“Simlipal, Satkosia and Sunabeda are the tiger habitats now. Stray lone tigers are seen in Muniguda and Sundargarh forests. These sightings are of zero significance as the lone tigers will die out in the absence of mates. On a landscape level the population has to be at least 100 tigers for viability or there will be inbreeding and the existing population will collapse over two or three decades,” Mohanty said.

Disputed numbers

The entire state does not have more than 30 adult tigers now, Mohanty asserted. Tiger numbers in Odisha have been a subject of dispute.

Their numbers ranged from 45 in 2006 to 32 in 2010 and dropped to 28 in 2014, as per the NTCA’s 2014 All India Tiger Estimation Result. Tiger census data in 2004 put the numbers at 192. In 2015, the Odisha state government had contradicted the NTCA report that said the state was home to 28 tigers. Instead the state government said the Odisha housed 40 big cats.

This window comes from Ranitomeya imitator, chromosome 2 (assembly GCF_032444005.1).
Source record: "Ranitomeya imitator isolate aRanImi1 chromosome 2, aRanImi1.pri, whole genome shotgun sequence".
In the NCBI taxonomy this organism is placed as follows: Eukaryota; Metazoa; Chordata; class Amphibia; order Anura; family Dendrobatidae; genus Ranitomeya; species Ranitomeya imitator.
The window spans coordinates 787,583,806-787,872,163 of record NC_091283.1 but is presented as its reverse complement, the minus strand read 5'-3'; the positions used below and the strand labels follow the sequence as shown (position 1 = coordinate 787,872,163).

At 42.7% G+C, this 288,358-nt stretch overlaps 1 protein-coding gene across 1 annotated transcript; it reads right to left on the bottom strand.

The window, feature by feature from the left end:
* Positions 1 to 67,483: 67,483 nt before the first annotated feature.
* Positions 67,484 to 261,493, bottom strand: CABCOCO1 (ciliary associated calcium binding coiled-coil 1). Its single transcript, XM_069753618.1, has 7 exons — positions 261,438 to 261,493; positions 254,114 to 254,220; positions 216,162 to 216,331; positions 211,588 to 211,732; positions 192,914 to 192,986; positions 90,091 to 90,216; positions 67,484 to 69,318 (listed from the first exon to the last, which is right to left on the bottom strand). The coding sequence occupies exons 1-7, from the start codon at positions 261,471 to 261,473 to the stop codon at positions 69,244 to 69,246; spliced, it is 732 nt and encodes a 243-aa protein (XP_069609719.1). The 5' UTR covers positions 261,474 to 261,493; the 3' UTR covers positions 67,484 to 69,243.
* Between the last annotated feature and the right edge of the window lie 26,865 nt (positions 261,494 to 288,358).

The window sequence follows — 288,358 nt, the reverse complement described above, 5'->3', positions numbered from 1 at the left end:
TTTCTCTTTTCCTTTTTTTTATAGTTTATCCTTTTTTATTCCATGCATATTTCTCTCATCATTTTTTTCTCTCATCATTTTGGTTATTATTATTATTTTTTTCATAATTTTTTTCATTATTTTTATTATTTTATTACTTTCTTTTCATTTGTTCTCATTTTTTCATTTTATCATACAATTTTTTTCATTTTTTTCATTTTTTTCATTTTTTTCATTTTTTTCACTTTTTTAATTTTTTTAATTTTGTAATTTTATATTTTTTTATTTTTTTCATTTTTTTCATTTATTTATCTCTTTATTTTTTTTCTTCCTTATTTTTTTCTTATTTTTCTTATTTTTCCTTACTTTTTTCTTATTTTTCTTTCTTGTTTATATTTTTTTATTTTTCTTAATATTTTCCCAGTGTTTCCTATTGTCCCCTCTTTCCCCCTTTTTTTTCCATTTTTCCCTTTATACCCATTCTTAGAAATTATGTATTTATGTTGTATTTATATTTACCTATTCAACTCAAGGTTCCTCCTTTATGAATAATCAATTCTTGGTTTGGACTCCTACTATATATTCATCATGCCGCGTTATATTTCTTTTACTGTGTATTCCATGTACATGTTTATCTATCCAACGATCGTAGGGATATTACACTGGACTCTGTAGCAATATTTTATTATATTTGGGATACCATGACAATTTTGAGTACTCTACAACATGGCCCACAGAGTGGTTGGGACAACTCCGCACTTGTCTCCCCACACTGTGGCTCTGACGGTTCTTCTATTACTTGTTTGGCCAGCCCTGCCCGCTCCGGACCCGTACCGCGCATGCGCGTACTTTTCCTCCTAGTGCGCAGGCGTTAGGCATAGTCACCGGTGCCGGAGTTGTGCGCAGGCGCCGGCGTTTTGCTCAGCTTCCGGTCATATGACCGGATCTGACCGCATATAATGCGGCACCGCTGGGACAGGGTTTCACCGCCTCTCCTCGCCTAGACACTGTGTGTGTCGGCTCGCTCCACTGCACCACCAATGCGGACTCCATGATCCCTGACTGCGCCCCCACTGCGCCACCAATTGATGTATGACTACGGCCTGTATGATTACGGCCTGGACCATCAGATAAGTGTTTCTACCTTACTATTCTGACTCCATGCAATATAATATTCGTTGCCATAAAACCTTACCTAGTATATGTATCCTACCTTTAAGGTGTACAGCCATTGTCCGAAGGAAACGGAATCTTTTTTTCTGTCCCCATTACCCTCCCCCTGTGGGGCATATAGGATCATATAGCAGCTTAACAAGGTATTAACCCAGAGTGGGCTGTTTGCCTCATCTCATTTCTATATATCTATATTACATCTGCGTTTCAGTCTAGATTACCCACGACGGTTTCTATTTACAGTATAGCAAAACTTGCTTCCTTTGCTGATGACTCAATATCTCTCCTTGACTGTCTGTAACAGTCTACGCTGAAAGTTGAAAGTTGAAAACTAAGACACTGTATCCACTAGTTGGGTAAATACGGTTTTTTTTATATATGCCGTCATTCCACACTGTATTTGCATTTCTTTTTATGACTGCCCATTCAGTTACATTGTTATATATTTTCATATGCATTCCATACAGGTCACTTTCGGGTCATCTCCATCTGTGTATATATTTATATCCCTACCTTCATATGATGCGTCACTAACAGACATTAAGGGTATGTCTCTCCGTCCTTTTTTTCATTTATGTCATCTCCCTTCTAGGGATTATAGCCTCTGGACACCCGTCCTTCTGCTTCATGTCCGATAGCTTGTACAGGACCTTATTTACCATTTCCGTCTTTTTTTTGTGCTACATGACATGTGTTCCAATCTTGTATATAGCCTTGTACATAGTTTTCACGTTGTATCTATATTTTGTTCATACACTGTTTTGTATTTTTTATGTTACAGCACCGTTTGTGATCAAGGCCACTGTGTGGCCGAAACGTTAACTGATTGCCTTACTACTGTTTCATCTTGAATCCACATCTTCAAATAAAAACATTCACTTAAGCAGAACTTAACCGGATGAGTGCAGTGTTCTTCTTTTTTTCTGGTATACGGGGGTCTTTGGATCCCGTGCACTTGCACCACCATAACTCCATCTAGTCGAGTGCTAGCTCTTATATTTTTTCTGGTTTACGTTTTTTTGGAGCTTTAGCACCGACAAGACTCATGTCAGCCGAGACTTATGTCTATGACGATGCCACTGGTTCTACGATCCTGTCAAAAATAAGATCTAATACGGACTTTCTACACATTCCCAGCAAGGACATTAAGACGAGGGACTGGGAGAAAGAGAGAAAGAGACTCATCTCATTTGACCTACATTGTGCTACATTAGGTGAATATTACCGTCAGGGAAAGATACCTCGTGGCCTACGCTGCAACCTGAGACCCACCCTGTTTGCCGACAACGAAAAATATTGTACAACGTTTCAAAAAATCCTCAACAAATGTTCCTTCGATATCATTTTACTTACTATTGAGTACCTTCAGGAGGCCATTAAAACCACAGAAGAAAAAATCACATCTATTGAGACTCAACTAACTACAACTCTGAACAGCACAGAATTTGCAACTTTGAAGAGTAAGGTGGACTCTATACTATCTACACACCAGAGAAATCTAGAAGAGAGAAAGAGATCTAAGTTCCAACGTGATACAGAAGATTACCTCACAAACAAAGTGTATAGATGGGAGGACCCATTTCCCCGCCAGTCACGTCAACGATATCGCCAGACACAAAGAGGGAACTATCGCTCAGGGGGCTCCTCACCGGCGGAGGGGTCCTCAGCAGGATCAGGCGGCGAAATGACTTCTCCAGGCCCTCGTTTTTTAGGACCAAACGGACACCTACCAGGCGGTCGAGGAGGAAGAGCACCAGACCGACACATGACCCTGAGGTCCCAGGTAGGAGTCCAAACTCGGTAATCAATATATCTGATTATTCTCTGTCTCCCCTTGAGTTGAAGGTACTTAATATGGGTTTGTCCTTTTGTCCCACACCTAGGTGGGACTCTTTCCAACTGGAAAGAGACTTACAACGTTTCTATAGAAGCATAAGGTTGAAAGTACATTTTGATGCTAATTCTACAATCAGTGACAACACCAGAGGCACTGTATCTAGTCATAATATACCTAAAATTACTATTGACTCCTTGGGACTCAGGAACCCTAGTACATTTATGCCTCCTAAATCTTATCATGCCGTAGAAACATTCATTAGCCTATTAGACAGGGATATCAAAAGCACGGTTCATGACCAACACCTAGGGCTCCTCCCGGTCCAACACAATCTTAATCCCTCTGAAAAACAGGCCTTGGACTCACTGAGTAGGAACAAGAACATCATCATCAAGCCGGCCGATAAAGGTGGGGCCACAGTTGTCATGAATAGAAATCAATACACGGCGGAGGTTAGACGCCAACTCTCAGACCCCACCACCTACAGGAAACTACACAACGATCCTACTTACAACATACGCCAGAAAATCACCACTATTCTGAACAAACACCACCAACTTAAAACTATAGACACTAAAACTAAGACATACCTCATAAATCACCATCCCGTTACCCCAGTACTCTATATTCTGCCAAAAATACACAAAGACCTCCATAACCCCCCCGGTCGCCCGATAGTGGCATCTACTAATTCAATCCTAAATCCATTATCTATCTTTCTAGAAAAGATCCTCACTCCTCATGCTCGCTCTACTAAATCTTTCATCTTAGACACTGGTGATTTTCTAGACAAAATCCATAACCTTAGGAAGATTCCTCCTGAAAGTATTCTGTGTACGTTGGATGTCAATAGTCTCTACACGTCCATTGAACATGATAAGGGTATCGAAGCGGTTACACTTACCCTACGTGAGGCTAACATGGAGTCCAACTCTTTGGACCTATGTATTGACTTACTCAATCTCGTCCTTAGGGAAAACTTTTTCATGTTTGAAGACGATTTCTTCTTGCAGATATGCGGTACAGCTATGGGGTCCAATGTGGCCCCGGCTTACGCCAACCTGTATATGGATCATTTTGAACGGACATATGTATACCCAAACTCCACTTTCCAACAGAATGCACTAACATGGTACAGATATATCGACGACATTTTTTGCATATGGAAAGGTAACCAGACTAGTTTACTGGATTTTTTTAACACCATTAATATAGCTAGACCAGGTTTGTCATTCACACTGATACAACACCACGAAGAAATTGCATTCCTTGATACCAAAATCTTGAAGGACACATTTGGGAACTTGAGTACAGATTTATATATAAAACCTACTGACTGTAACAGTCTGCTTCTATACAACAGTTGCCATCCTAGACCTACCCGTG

“Odisha has two tiger numbers since 2007, the NTCA figures and state figures. Both are official figures.The disparity is caused due to the method of census used: pugmark used by state government vis a vis camera trap capture-recapture method used by NTCA. Interestingly, the NTCA depends upon state forest department for data acquisition and camera deployment. It is a curious situation. Though the state forest department participates in the tiger census exercise of NTCA they always dispute the final figures,” Mohanty said.

“Nobody knows the reasons for the drop since there are no poaching or infighting or disease related deaths recorded by the department. The tigers just disappeared,” he said.

The relocated tigress inside Satkosia Tiger Reserve. Photo by Sudarshan Panda.